Sorry if this offends you, but it is our belief, and last time I checked I still have to right to share it in this country. If you take issue with these, feel free to take it up with God himself, but remember how God responded to Job when Job questioned Him. It is not for us to question God’s ways. Just as it is not for me to save you, but to inform you that there is a God and He loves you and wants you to follow Him. But woe be to those who turn and go their own way.

            May the peace and comfort of the Lord Jesus Christ be with you.

    • Hey Leah why do find this so patronizing? i don’t think she was a coward but i do think what she did was wrong. i understand that “hey i’m just going to die so why not get it over with” but what i don’t understand is why wouldn’t you want to share this with the world to tell other people who might be going through this that God is sovereign and that His will is just and that his glory and power will be shown through this hardship. if i only had a day to live i would spend it sharing the love of Christ with others. but i do understand we’re your coming from. but i also don’t believe that that was the right thing to do 🙂


      • I don’t believe it is your place to have an opinion on the subject of how Brittany chose to end her life. Your opinion, your judgement was not solicited. If you should find yourself in her position one day with a debilitating, painful, and life-ending illness — you are free to make whatever choices you want about your life. You strip her of dignity when you admonish her choices, even by comparison.

        • As someone who suffers from Grand Mal seizures due to head trauma. I have anywhere from 9 minute ones to 11 minute ones yet only once a year. If you think what you go through during one is “dignity” you need a wake up call. Peeing on yourself and losing months of memory at a time I can assure you makes you feel extremely undignified. If you read her last days she’s crying saying I don’t want to die. She was young just got married…do you people really think she wanted to kill herself? Now it also said her seizure were getting more frequent and linger which each one causes partial brain damaged and at the end she probably didn’t want her husband changing the sheets and being terrified for her every time she had one. Its one of the most horrific experiences for the individuals around you and hers were only getting worse. Crying and saying she does not want to die but wants to leave her family with only fond memories was not going to happen. I can only speak on behalf of the seizures but I know the damage that extreme of one’s cause and I don’t have multiple ones a day as she was. But comparing a dying girl in pain who says she wants to live and doesn’t want to die to someone who goes outside and shoots themselves because they no longer want to live is ridiculous. Those are very very different. Its the same as saying as most of you probably have told family members if you are ever on life support or a vegetable you do not want to live that way so to make that choice. So it’s okay to then ask someone to pull the plug and what has been claimed on here as “murder” over a decision you made before hand so you made the decision shouldn’t be any different. In God’s eyes you are still alive so therefore I guess you’re committing suicide as well. There’s a huge difference in someone who wants to live but isn’t able to and someone who just doesn’t want to and takes their life. So maybe you should rethink how you wanna go out and live as a vegetable if something happens having your family clean you and do everything for you because otherwise that’s suicide as well. Its about not wanting to live that way any more or be a burden to your family what good are you doing here on earth? So if you condemn her decision think about your own.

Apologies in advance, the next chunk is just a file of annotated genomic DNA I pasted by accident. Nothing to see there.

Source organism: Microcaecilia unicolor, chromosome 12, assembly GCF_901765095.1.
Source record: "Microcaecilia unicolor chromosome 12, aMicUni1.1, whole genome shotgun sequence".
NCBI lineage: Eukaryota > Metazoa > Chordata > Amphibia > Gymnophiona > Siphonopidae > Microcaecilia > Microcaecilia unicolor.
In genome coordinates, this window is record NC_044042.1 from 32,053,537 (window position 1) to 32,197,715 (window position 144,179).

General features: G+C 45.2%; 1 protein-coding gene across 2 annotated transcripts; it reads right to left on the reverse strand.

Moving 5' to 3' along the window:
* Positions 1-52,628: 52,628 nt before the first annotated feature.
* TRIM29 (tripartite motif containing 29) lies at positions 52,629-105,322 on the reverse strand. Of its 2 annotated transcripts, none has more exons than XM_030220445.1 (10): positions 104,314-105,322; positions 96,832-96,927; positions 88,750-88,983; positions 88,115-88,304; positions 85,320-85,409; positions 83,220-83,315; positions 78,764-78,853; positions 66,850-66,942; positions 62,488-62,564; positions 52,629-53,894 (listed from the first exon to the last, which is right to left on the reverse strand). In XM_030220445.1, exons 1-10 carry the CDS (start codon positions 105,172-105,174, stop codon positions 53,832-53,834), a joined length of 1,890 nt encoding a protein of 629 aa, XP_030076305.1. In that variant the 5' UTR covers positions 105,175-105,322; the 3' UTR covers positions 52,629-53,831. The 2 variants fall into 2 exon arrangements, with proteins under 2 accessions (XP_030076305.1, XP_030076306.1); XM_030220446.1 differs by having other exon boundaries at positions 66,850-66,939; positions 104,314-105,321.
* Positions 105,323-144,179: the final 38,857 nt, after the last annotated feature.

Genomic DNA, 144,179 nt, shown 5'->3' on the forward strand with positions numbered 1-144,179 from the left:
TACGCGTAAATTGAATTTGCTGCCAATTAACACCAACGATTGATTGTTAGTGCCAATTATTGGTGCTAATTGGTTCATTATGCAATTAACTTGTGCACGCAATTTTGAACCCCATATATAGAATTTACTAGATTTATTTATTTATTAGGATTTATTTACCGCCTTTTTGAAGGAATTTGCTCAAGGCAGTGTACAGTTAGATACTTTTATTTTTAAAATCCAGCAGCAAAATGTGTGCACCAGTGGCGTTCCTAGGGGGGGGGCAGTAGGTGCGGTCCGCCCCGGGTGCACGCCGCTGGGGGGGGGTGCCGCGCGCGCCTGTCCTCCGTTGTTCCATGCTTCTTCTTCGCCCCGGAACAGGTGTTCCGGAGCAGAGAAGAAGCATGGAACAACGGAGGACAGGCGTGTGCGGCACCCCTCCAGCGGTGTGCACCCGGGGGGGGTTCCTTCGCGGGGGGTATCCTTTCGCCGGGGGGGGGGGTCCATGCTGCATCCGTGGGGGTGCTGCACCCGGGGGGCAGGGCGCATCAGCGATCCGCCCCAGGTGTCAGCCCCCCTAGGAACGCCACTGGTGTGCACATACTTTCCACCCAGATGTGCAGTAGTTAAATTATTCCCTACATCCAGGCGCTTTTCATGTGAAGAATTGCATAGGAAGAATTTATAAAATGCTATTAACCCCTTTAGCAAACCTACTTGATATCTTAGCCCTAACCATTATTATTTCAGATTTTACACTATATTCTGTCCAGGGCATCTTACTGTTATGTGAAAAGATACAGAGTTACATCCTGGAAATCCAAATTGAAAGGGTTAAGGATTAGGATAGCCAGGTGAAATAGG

• I don’t think you meant to respond to me with this… I’m one of few who take issue with this article and anyone admonishing her or her choices.

          • No i did it from my phone so when it updated your response I just clicked on it as a reply but no its not to you its to the others……and I meant live* not leave. T9 word isn’t working with me right now

          • Chessa, I’m extremely sorry to hear about the suffering you have endured. And I want to state once again that I do not judge Brittany for making the decision she did. I have repeatedly acknowledged that it makes perfect sense, was reasonable, and courageous.

            At the same time, I wish she had made a difference choice, because for me, belief in God and eternal life changes the equation. When I add those factors into Brittany’s decision I see that her greatest suffering wasn’t the physical torment of her last few months, but an eternity separated from God.